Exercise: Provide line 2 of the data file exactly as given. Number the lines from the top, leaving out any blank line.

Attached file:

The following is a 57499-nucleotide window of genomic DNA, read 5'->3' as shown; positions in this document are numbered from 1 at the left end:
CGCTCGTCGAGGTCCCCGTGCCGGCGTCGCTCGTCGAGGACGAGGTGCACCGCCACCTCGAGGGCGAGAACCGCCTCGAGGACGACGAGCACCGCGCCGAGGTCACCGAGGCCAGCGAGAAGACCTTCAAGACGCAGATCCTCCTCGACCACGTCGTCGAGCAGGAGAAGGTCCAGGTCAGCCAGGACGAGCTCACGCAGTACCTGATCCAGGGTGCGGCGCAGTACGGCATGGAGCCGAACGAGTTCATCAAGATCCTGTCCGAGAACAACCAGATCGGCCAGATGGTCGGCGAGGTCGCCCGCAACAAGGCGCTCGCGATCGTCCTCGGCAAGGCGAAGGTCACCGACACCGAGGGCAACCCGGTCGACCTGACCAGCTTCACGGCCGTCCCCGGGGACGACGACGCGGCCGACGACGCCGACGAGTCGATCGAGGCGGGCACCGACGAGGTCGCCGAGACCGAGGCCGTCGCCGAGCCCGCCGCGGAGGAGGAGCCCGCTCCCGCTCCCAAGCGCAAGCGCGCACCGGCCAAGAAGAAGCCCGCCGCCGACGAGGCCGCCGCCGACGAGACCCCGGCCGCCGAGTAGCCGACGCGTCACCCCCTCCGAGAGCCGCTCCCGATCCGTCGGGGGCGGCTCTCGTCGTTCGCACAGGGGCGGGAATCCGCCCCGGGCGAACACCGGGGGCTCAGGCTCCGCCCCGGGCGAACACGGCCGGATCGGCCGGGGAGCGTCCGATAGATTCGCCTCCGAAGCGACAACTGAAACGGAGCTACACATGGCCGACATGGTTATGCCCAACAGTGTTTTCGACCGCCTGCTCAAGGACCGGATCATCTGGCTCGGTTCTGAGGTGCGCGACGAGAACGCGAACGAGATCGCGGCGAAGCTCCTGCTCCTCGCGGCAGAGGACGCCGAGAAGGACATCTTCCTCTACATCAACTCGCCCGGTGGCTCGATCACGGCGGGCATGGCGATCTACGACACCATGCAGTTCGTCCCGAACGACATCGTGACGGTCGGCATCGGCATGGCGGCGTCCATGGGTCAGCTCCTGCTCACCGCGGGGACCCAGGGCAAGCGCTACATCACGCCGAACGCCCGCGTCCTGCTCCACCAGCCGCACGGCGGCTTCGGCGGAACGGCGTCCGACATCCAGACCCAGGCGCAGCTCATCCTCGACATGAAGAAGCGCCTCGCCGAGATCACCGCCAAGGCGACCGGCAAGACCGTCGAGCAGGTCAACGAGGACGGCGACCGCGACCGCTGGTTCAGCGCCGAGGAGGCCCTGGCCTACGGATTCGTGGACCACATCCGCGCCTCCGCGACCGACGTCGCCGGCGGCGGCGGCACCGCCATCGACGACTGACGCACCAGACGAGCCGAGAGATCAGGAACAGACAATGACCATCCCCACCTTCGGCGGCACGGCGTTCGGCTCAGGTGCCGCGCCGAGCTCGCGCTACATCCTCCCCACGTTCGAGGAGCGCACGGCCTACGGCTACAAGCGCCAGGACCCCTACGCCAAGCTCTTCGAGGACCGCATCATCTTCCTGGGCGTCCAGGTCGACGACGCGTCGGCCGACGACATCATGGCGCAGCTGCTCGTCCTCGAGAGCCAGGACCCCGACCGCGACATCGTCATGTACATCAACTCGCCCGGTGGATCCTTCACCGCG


CGCTCGTCGAGGTCCCCGTGCCGGCGTCGCTCGTCGAGGACGAGGTGCACCGCCACCTCGAGGGCGAGAACCGCCTCGAGGACGACGAGCACCGCGCCGAGGTCACCGAGGCCAGCGAGAAGACCTTCAAGACGCAGATCCTCCTCGACCACGTCGTCGAGCAGGAGAAGGTCCAGGTCAGCCAGGACGAGCTCACGCAGTACCTGATCCAGGGTGCGGCGCAGTACGGCATGGAGCCGAACGAGTTCATCAAGATCCTGTCCGAGAACAACCAGATCGGCCAGATGGTCGGCGAGGTCGCCCGCAACAAGGCGCTCGCGATCGTCCTCGGCAAGGCGAAGGTCACCGACACCGAGGGCAACCCGGTCGACCTGACCAGCTTCACGGCCGTCCCCGGGGACGACGACGCGGCCGACGACGCCGACGAGTCGATCGAGGCGGGCACCGACGAGGTCGCCGAGACCGAGGCCGTCGCCGAGCCCGCCGCGGAGGAGGAGCCCGCTCCCGCTCCCAAGCGCAAGCGCGCACCGGCCAAGAAGAAGCCCGCCGCCGACGAGGCCGCCGCCGACGAGACCCCGGCCGCCGAGTAGCCGACGCGTCACCCCCTCCGAGAGCCGCTCCCGATCCGTCGGGGGCGGCTCTCGTCGTTCGCACAGGGGCGGGAATCCGCCCCGGGCGAACACCGGGGGCTCAGGCTCCGCCCCGGGCGAACACGGCCGGATCGGCCGGGGAGCGTCCGATAGATTCGCCTCCGAAGCGACAACTGAAACGGAGCTACACATGGCCGACATGGTTATGCCCAACAGTGTTTTCGACCGCCTGCTCAAGGACCGGATCATCTGGCTCGGTTCTGAGGTGCGCGACGAGAACGCGAACGAGATCGCGGCGAAGCTCCTGCTCCTCGCGGCAGAGGACGCCGAGAAGGACATCTTCCTCTACATCAACTCGCCCGGTGGCTCGATCACGGCGGGCATGGCGATCTACGACACCATGCAGTTCGTCCCGAACGACATCGTGACGGTCGGCATCGGCATGGCGGCGTCCATGGGTCAGCTCCTGCTCACCGCGGGGACCCAGGGCAAGCGCTACATCACGCCGAACGCCCGCGTCCTGCTCCACCAGCCGCACGGCGGCTTCGGCGGAACGGCGTCCGACATCCAGACCCAGGCGCAGCTCATCCTCGACATGAAGAAGCGCCTCGCCGAGATCACCGCCAAGGCGACCGGCAAGACCGTCGAGCAGGTCAACGAGGACGGCGACCGCGACCGCTGGTTCAGCGCCGAGGAGGCCCTGGCCTACGGATTCGTGGACCACATCCGCGCCTCCGCGACCGACGTCGCCGGCGGCGGCGGCACCGCCATCGACGACTGACGCACCAGACGAGCCGAGAGATCAGGAACAGACAATGACCATCCCCACCTTCGGCGGCACGGCGTTCGGCTCAGGTGCCGCGCCGAGCTCGCGCTACATCCTCCCCACGTTCGAGGAGCGCACGGCCTACGGCTACAAGCGCCAGGACCCCTACGCCAAGCTCTTCGAGGACCGCATCATCTTCCTGGGCGTCCAGGTCGACGACGCGTCGGCCGACGACATCATGGCGCAGCTGCTCGTCCTCGAGAGCCAGGACCCCGACCGCGACATCGTCATGTACATCAACTCGCCCGGTGGATCCTTCACCGCG